Carbon footprint of various hydrogen compressors - Manufacturing and installation only
Carbon footprint from operation
For the selected compressors, the specific energy consumption being known, it is possible to estimate the carbon footprint during operation. For this purpose, we assumed that wind turbines are the exclusive source of electricity not only to produce green hydrogen in the electrolyser but also to compress it for storage purposes.
As shown by a Life Cycle Analysis of wind turbines, the equivalent greenhouse gas emissions of their electricity production lie between 7 and 38 gCO2,eq/kWh depending on wind turbine type and location. As green electricity will never be sold with a differentiation between type of turbines, we computed a range of equivalent emissions based on the extreme carbon footprints.
When only considering operation, the equivalent emissions for compression are driven by electricity cleanliness. There is obviously a factor of about 5 between worst and best conditions, simply based on how clean the electricity is. This appears to be more important than the compressor design and its efficiency which only implies at most a factor of 2 between units.
Carbon footprint of various hydrogen compressors - Operation only (Electricity from wind turbines only)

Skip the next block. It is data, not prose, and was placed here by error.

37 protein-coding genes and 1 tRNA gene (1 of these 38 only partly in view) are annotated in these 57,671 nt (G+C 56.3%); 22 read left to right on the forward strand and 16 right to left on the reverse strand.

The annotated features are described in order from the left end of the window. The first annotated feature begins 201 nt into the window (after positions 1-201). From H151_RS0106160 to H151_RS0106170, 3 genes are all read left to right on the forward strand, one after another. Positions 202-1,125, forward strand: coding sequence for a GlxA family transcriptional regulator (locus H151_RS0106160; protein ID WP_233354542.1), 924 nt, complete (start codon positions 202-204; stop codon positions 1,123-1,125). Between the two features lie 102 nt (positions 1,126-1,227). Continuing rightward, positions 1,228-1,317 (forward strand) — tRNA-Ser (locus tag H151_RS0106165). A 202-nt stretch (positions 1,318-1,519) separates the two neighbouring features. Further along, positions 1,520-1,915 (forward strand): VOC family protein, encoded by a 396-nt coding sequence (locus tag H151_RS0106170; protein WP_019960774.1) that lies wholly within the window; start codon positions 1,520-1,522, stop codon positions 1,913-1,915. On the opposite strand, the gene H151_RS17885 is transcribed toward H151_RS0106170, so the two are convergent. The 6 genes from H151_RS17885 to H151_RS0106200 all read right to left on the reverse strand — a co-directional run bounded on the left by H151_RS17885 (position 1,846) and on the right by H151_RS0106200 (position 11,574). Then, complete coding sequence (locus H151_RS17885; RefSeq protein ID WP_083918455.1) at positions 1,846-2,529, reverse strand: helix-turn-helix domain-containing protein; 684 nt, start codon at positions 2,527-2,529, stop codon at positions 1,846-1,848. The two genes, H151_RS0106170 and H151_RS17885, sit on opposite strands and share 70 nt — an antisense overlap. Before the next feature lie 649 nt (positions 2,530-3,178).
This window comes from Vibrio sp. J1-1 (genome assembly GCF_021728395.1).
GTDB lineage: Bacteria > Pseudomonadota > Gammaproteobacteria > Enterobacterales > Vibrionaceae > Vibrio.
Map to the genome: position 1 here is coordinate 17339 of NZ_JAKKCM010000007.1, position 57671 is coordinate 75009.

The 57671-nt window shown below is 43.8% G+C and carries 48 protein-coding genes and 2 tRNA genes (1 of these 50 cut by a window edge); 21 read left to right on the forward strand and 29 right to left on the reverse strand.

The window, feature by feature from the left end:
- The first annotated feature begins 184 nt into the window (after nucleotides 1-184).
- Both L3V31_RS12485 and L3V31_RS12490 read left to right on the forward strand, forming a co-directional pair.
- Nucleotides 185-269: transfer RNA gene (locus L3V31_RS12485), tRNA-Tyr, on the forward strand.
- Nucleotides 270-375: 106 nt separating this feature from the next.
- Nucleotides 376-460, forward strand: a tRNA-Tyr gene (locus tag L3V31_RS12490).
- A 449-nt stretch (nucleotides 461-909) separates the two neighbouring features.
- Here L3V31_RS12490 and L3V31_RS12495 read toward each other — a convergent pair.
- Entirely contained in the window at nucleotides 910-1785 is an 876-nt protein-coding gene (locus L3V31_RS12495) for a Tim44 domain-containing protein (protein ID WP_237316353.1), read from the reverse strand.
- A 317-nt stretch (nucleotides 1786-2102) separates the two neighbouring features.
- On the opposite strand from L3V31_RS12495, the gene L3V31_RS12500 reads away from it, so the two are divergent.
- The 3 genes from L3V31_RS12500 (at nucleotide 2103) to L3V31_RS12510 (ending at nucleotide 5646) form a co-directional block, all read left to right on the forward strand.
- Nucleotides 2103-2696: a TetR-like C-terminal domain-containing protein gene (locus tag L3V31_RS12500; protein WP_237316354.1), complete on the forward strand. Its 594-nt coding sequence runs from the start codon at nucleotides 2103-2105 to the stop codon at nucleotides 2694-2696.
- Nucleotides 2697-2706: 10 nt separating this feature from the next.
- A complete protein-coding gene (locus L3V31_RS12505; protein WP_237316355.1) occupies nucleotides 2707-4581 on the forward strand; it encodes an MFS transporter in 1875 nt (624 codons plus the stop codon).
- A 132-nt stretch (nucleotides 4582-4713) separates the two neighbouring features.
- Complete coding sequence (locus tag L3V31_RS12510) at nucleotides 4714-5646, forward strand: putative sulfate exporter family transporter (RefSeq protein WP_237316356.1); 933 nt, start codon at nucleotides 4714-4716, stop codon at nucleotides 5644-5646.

Total environmental impact of hydrogen compression for storage or dispensing
The computed equivalent emissions for compressor installation and operation can be combined to obtain the total emissions (literature review confirms that disposal only has a marginal effect on final result). Clearly, because of the specific properties of hydrogen, operation has a significantly larger impact than installation (ratio of 6 to 1).
The total equivalent emissions for hydrogen compression are therefore mainly driven by:
- At a first order, the equivalent emissions of electricity used to power the compressor
- At a second order, the size of the compressor with bigger units leading to lower emissions per kg of H2 produced over 20 years
Total carbon footprint of various hydrogen compressors (Electricity from wind turbines only)
A key result of this analysis is that compression of hydrogen for storage purposes only has a secondary effect on green hydrogen equivalent greenhouse gas emissions compared to water electrolysis. Predicted specific emissions can be as low as 20 gCO2,eq/kgH2 but can grow up to 200 gCO2,eq/kgH2 (assuming year-long compressor operation), which favourably compares to literature data considering an actual small compression unit.
 Burkhart et al., Hydrogen mobility from wind energy – A life cycle assessment focusing on the fuel supply, Applied Energy, 181 (2016), 54-64